A couple of performances I did enjoy where from Talitha Bateman and Lulu Wilson as the best friends Janice and Linda. Bateman does a very convincing scared young girl. She’s able to make the tears roll easily, giving the audience even more reason to feel bad for her as she faces a demonic onslaught. Wilson, whose performance I enjoyed in “Ouija: Origin of Evil,” has a lock on the cherubic innocent market in Hollywood horror films. Wilson does a great job at making us feel her friendship with Janice and sharing her desire to be adopted into a real family. There are some odd choices for her character as the story plays out and the weirdness goes into overdrive but Wilson does a good job at making us root for her and Janice to make it through this scary adventure.

“Annabelle: Creation” is rated R for horror violence and terror. A demon pukes black bile into the mouth of one of the children. A scarecrow comes to life and menaces a couple of girls. One of the girls is dragged into the darkness and a bite shows up on the back of her leg. A girl is dropped from a considerable height onto the floor. A character’s fingers are shown being broken and bent back one at a time by an invisible force. A character is shown with a large injury on her face that removed her eye. A character has his throat slashed and blood is shown spurting. A character is shown transforming into a demon with what sounds like bones breaking. Foul language is scattered.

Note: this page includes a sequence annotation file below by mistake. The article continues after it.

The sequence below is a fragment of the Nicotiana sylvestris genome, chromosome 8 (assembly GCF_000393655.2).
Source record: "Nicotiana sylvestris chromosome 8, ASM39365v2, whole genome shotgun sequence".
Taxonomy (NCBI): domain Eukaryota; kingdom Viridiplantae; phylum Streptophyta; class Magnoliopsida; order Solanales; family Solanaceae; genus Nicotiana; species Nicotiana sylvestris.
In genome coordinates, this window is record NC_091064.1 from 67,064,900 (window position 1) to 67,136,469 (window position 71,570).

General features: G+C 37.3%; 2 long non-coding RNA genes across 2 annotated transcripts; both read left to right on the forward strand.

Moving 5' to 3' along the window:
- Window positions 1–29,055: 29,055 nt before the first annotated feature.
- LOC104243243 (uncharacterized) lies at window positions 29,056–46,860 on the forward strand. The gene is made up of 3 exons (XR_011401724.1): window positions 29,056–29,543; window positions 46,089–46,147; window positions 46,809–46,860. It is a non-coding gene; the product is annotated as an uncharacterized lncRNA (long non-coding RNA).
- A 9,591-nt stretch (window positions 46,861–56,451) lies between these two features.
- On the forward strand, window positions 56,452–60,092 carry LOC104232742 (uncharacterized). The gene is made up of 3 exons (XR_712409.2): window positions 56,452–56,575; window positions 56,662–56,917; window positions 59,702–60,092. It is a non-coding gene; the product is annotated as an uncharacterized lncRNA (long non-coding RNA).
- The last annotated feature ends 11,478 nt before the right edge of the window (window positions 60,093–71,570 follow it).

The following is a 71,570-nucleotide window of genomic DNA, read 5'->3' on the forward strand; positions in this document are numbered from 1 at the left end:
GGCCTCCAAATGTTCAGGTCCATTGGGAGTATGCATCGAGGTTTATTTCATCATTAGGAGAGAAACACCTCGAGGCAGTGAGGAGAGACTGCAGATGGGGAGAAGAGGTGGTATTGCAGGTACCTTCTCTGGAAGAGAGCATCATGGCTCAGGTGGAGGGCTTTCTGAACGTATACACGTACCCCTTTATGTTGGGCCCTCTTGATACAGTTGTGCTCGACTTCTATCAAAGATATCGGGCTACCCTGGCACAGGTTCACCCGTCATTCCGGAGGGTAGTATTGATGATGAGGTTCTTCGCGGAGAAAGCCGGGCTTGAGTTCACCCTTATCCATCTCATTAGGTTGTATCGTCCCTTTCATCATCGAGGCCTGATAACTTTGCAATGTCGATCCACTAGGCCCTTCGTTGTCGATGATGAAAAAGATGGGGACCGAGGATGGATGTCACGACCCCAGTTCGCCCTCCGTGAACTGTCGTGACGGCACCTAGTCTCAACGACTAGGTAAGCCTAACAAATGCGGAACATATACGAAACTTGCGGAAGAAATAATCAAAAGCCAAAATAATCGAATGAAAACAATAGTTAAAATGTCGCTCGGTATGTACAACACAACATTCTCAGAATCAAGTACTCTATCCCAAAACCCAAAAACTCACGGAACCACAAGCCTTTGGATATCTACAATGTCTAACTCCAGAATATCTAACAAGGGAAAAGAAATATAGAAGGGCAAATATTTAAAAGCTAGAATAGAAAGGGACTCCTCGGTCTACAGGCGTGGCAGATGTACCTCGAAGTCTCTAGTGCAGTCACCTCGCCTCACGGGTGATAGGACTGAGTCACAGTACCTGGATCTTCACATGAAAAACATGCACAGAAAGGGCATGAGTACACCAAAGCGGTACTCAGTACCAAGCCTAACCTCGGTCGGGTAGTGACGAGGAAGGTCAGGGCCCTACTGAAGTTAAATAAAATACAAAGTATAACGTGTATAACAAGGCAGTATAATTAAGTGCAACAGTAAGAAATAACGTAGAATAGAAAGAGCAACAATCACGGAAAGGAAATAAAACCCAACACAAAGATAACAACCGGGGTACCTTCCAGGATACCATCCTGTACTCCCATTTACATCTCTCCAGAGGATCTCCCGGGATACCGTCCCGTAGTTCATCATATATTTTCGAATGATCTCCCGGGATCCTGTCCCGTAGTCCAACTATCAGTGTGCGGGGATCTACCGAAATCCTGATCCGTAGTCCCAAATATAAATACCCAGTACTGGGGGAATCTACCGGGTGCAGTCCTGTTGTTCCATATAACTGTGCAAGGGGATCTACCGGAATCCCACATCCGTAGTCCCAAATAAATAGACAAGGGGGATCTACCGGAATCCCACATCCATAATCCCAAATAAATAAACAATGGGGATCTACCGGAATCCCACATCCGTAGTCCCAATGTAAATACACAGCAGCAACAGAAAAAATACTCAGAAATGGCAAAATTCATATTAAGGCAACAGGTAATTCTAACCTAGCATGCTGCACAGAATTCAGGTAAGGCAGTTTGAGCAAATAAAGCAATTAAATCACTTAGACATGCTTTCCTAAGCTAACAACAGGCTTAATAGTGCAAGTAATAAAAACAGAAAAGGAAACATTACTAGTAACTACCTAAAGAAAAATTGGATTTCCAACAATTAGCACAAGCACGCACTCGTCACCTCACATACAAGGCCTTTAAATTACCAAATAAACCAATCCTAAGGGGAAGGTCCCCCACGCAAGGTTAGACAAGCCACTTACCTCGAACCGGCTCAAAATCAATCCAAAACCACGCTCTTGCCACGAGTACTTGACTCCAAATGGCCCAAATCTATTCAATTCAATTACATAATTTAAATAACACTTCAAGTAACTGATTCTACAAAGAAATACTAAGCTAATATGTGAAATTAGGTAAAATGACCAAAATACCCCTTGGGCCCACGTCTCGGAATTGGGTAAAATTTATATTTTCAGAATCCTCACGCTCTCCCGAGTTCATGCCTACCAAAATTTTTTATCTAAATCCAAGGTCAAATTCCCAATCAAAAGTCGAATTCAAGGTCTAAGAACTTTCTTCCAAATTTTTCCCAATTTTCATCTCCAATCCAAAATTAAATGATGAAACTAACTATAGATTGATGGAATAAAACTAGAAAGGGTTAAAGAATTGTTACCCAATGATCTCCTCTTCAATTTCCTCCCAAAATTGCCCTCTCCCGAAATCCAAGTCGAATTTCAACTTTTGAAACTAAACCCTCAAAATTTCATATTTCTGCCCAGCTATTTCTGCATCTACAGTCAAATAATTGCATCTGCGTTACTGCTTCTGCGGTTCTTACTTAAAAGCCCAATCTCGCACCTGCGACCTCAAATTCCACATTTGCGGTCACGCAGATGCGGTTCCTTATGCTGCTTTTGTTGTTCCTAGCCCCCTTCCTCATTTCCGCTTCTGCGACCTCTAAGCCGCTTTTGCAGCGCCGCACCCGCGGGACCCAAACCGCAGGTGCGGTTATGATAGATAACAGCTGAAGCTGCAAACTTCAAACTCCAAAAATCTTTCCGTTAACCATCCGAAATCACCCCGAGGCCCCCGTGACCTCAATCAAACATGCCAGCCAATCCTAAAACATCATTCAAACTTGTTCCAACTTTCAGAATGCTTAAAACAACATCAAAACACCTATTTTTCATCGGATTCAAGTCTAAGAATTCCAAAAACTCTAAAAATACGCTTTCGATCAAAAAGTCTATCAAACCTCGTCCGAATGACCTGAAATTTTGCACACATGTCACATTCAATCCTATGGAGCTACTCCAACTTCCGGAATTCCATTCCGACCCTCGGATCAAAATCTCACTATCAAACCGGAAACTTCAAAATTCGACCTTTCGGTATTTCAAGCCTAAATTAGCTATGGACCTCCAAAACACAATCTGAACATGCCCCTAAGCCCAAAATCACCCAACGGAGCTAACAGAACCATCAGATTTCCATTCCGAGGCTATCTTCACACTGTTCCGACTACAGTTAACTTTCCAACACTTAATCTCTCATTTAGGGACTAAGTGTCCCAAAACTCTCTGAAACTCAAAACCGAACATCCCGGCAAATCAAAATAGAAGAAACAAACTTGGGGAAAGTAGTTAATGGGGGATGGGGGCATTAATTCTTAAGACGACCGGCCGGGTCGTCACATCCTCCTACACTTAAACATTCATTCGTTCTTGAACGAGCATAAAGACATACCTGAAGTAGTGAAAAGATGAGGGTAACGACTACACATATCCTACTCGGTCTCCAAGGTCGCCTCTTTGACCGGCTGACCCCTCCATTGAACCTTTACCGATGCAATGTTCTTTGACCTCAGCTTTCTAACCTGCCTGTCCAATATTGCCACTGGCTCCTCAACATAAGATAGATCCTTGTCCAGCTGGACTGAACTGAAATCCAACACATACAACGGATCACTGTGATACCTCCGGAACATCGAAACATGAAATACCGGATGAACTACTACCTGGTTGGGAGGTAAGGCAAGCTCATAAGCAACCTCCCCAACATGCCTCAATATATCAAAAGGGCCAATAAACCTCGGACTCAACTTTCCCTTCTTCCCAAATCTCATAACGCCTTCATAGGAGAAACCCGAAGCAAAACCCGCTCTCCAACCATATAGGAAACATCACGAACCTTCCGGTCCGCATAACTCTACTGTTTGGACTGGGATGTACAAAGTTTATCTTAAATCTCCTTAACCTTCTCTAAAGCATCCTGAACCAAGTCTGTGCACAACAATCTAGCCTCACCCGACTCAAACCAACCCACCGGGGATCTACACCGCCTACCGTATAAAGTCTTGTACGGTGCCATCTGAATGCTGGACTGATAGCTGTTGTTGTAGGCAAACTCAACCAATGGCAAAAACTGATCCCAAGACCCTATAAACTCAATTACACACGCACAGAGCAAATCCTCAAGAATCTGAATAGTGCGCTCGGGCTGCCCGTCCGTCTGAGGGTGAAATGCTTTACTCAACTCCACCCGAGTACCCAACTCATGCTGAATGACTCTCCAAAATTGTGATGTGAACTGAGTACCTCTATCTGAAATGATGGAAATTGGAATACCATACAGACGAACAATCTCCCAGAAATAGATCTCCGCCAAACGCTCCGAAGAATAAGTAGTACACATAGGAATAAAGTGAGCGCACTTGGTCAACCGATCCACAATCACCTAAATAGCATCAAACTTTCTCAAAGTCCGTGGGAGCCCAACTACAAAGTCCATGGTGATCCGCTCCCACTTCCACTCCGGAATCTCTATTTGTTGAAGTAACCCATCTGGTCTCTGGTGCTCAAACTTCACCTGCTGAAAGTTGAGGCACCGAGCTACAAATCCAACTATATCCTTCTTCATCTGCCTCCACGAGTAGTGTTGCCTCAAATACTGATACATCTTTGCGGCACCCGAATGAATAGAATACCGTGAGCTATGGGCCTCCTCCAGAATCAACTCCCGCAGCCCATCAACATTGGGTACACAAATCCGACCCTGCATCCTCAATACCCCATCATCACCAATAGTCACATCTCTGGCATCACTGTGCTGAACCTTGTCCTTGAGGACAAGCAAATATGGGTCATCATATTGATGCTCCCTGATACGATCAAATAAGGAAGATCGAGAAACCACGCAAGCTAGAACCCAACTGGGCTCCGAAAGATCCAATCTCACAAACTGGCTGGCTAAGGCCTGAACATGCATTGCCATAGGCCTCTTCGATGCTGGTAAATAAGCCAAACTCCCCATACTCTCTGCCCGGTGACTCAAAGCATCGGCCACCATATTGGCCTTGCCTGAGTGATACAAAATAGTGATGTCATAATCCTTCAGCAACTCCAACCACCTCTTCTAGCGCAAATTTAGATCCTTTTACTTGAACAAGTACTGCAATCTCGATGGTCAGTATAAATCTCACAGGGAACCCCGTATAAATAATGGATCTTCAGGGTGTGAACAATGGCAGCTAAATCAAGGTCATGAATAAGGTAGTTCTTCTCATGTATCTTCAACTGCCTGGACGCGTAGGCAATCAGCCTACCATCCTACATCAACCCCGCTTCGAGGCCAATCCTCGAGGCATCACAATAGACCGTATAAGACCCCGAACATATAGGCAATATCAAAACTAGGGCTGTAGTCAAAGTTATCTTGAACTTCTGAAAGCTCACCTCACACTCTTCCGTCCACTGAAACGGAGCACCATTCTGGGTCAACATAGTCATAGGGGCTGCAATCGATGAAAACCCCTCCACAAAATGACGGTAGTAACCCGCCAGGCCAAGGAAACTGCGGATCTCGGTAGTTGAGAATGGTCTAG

This is my first foray into “The Conjuring” universe as I haven’t seen any of the other films in the series. I do enjoy scary movies and these films seem to have their fans. “Annabelle: Creation” is ok as a horror movie it just doesn’t have much in the way of scares. It doesn’t help that Anthony LaPaglia turns in an odd performance and comes off as a bit of a creeper. The movie is vastly improved when it focuses on the demon and the orphan on whom it focuses. Considering the movie is projected to make $71 million worldwide in its opening weekend against a budget of $15 million probably means we will be getting more movies about the creepy doll and the bad things that happen to those that own it. Ramp up the scares and I’m in.